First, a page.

WHAT TO EAT FOR ATHLETIC PERFORMANCE
Each week we build our mileage with a LSD (Long Slow Distance) run when training for a race. In addition to improving cardiovascular function and building mental confidence, the LSD teaches your body to use glycogen stores more effectively by forcing adaptations as your glycogen levels become low.
In addition to this training adaption, you can improve your performance by eating plenty of carbohydrates. Carbs are the preferred source of energy for the muscles and brain. They become glucose during digestion which can be stored in the muscles and liver as glycogen. The larger the glycogen stores before exercise, the longer and harder an athlete can train without needing more glucose from food/beverages. Muscle glycogen stores take 24-36 hours to replenish, so consistently eating a high carb diet is critical for fueling your workouts. Liver stores supply an immediate source of glucose to the brain to keeps athlete’s from “bonking”. Avoid this fatigue by ingesting carbs when exercising longer than 60 minutes.
TYPICAL RUNNER’S DIET
66 % of calories from carbohydrates (whole grains, pasta, bread, potatoes, fruits and veggies)
22 % calories from heart-healthy fat sources (oils, avocados, nuts)
12 % calories from protein (fish, meat, chicken, beans, dairy)
Within 30 minutes of completing a hard workout, refuel with a low-fat snack containing carbs and protein at a 4 to 1 ratio to replenish your glycogen stores so you can be ready for your next workout (toast and peanut butter, yogurt, chocolate milk).
THREE DAYS BEFORE A RACE – Increase consumption of carbohydrates. Maintain the same number of calories, just shift some of your protein and fat calories to carbs.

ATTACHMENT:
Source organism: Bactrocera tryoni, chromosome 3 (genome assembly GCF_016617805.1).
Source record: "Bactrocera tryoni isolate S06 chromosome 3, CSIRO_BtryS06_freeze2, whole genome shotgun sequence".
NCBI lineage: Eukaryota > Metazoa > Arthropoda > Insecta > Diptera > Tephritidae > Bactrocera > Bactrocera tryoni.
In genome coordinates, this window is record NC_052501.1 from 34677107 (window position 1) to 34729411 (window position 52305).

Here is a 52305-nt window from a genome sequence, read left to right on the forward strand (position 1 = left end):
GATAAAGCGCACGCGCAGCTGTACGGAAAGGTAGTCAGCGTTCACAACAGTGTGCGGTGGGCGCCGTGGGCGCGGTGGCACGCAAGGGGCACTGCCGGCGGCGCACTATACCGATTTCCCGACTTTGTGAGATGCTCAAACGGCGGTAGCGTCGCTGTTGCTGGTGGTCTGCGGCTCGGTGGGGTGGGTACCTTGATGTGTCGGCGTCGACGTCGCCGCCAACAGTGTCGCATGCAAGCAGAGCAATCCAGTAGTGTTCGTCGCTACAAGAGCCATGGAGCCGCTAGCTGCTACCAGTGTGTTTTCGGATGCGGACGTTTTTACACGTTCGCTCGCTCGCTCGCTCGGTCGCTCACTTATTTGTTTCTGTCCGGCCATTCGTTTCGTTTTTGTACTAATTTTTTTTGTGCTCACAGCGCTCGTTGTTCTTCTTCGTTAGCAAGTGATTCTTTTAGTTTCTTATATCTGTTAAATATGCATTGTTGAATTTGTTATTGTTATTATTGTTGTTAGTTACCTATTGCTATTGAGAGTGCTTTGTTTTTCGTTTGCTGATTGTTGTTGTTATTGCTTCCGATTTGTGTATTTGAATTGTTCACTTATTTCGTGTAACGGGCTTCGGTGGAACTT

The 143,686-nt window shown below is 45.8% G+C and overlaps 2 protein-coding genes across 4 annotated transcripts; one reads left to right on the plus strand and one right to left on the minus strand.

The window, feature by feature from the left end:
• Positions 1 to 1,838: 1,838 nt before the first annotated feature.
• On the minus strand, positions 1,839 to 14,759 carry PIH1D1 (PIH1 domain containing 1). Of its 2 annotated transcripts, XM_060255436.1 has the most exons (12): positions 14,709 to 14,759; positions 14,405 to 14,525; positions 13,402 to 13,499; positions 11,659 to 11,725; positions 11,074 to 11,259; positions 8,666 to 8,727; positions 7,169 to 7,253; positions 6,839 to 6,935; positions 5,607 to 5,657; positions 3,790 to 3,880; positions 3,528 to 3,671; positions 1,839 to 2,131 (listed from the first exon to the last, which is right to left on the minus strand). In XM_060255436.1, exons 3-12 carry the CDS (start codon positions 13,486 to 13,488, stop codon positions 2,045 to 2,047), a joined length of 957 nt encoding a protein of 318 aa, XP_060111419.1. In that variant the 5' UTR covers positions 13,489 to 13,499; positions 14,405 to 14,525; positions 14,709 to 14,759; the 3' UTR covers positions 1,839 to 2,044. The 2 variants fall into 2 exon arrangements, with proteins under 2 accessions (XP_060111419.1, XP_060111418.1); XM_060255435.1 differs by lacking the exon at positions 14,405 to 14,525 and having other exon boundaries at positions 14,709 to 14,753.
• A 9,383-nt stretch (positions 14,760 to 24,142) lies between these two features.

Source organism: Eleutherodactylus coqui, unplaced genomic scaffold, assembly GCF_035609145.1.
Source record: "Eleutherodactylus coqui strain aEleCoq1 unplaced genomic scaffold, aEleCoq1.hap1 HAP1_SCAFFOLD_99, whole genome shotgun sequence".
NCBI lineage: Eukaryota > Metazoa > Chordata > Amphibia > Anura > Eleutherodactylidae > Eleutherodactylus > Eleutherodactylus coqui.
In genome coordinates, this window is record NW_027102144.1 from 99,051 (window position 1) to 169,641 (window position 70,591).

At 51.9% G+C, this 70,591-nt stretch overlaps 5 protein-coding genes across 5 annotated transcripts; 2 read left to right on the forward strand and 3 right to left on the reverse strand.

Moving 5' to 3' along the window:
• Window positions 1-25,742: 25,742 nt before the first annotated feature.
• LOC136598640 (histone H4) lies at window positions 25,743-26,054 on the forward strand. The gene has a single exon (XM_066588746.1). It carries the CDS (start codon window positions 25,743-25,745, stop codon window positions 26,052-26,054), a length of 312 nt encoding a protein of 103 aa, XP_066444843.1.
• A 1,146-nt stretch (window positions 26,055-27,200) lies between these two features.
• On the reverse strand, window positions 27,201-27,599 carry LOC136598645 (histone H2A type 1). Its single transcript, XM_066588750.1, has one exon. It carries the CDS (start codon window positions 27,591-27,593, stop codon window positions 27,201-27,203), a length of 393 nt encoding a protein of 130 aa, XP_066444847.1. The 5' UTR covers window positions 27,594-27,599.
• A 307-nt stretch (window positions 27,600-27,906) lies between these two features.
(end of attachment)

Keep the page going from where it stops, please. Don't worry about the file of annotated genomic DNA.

THE NIGHT BEFORE A RACE – Don’t experiment. Stick with familiar foods that have worked during training. Race night is traditionally carbo-loading time. This is simply getting the majority of your calories from easy-to-digest carbohydrates (pasta party!)
CHOOSE NUTRIENT RICH FOODS!
PROTEIN, FAT & FIBER – Have your whole grains, fiber-rich fruits and veggies as staples on most days. These are a healthy and necessary part of an athlete’s diet. Lean protein and healthy fats are also important for building and maintaining muscle; however, try to load up on these foods throughout the week rather than the night before a long run or race to avoid GI problems. Simple carbohydrates will give your muscles the glucose they need for immediate performance!
RACE DAY SUGGESTIONS
BEFORE: simple carbohydrates, “things a baby can eat”: white bread, rice, cereal, banana.
DURING: sports drinks, performance gels, gummy candies, pretzels.
AFTER: recovery drink, non-fat chocolate milk, energy bar, turkey sandwich.
SEE WHAT WORKS FOR YOU – TRY IT ON LSD DAYS!